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PostPosted: Sat Aug 05, 2017 2:14 am    Post subject: Reply with quote

Bud Brewster wrote:
... For years Sam Peckinpah claimed that he had contributed to the script, but the claim was challenged strongly by Daniel Mainwaring. However, Peckinpah does appear briefly in one scene as a meter reader...

Actually , Peckinpah appears twice briefly. On my DVD, which is the 80 minute version with the wrap-around scenes, he first appears as the meter reader at 0:37.12. He also appears at the end of the movie, in the group of people who chase Miles onto the highway. He's right next to the cop and still wearing his meter reader's clothing at 1:16.49.
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alltare
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PostPosted: Sat Aug 05, 2017 2:52 am    Post subject: Reply with quote

Bud Brewster wrote:

...Steve, my old friend and fellow space cadet, we certainly have different opinions about colorization and B&W movies and the benefits of DVD's over VHS when it comes to the picture quality!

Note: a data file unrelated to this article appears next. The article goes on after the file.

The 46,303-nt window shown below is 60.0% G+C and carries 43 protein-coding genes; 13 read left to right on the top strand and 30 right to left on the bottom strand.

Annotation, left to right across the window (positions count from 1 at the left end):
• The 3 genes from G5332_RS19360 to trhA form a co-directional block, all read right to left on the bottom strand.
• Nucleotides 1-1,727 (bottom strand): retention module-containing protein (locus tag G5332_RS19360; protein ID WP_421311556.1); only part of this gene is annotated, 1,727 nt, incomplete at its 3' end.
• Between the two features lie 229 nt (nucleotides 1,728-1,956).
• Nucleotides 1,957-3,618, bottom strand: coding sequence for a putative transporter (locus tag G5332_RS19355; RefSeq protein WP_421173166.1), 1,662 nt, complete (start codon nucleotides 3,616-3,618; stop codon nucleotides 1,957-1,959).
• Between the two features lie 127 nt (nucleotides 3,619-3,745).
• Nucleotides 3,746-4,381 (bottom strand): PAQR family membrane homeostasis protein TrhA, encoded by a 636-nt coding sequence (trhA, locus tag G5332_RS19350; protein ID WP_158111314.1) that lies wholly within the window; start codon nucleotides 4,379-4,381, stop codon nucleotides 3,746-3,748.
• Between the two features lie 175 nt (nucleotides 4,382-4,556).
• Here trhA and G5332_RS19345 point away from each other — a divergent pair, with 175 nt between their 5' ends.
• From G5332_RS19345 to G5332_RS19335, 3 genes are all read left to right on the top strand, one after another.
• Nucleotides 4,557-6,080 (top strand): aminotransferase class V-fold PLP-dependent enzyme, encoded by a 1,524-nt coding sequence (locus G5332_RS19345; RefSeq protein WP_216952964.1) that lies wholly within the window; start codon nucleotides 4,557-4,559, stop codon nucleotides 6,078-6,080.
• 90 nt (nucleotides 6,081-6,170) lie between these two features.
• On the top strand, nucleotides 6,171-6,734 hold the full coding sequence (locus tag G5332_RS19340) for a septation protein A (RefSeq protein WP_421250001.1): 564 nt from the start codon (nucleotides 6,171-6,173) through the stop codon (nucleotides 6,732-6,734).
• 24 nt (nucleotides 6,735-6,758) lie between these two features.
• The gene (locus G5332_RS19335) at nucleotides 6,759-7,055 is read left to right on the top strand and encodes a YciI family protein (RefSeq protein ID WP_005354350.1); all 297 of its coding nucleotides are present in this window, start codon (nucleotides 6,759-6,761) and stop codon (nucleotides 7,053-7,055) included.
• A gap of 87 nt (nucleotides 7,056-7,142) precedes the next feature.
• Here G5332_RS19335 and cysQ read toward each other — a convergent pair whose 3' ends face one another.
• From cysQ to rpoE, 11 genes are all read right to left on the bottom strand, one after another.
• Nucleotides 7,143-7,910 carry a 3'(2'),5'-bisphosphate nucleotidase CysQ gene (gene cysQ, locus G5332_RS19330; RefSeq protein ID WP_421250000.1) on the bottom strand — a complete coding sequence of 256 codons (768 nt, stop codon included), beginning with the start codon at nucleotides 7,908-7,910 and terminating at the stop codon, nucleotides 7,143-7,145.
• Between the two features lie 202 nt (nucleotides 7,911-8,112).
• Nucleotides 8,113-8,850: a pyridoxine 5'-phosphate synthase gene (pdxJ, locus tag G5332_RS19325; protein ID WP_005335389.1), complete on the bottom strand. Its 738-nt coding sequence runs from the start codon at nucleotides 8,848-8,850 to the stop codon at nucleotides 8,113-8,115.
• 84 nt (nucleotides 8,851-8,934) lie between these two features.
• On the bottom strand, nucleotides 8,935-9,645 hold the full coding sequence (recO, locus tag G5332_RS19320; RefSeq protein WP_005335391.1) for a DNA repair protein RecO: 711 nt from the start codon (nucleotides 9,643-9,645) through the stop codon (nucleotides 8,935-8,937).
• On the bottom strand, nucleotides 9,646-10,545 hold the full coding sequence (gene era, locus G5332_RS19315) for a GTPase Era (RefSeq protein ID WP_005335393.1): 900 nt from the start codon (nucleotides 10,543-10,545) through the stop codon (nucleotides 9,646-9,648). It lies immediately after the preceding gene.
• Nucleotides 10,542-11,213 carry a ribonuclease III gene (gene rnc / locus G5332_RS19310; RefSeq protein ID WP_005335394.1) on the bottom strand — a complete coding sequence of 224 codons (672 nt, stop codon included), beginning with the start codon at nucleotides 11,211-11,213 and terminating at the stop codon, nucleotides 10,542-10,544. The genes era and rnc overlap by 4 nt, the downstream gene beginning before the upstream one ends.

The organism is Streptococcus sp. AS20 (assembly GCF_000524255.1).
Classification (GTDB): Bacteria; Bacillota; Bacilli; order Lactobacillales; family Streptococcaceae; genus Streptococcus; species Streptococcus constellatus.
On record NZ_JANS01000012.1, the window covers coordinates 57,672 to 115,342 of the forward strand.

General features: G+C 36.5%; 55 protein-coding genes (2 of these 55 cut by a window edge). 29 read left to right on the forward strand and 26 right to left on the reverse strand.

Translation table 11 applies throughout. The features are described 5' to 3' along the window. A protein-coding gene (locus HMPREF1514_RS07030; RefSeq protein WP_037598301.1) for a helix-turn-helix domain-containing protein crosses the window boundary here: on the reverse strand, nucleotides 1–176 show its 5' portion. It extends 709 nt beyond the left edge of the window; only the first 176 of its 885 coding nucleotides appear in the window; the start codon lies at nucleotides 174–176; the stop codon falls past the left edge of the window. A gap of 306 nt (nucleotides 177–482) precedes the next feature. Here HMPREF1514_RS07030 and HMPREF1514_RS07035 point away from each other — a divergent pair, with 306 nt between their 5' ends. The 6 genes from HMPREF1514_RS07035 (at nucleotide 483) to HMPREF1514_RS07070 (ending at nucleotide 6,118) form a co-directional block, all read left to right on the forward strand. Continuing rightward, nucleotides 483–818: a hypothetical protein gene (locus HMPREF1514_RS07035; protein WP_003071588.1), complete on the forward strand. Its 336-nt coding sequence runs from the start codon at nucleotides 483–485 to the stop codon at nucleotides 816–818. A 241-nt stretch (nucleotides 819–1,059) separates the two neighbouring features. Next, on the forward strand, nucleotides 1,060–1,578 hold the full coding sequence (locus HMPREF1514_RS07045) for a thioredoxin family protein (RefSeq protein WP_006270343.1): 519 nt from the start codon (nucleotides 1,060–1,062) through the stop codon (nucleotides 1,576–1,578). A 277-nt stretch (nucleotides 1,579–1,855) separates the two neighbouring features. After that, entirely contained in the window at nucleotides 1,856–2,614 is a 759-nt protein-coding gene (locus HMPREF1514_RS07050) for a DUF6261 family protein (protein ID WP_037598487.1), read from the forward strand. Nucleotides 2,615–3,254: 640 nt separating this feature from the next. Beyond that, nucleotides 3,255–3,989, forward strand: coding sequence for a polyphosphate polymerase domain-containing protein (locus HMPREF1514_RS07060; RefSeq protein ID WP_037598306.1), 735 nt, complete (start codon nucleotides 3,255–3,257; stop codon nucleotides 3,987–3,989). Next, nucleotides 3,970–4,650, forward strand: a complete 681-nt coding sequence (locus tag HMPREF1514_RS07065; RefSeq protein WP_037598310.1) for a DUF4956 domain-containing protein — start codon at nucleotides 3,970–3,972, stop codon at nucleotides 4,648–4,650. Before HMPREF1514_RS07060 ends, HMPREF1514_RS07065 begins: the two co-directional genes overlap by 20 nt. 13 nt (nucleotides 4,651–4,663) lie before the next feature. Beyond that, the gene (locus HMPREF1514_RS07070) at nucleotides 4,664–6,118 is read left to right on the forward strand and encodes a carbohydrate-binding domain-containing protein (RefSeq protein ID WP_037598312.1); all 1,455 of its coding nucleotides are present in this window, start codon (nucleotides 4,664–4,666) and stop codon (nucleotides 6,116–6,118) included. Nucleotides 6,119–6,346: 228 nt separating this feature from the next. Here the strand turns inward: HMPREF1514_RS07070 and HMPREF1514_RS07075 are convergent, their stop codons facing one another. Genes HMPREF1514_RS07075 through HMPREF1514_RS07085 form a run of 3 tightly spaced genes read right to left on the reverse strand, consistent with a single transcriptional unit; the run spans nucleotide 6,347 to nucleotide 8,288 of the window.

To my dying breath, sir, I will defend your right to watch a movie in any format you choose — but I'm scratching my head right now as I ponder the fact that you'd watch a full screen version of a widescreen movie, with VHS picture quality . . . because you want to see it in computerized color!
Shocked
...

Geez, gimme a break, Bud. We don't really disagree about colorized movies. I also have the BW versions of the colorized films, but I rather enjoy the color from time to time, too. And if the widescreen gets cropped to full screen in the process, there's nothing I can do about it. I think color improved "Zombies of the Stratosphere", and I really like what Harryhausen did with 3 of his movies ("Earth vs the Flying Saucers" is great in color). But as I said, I also have the original BW versions. I'm just not a purist.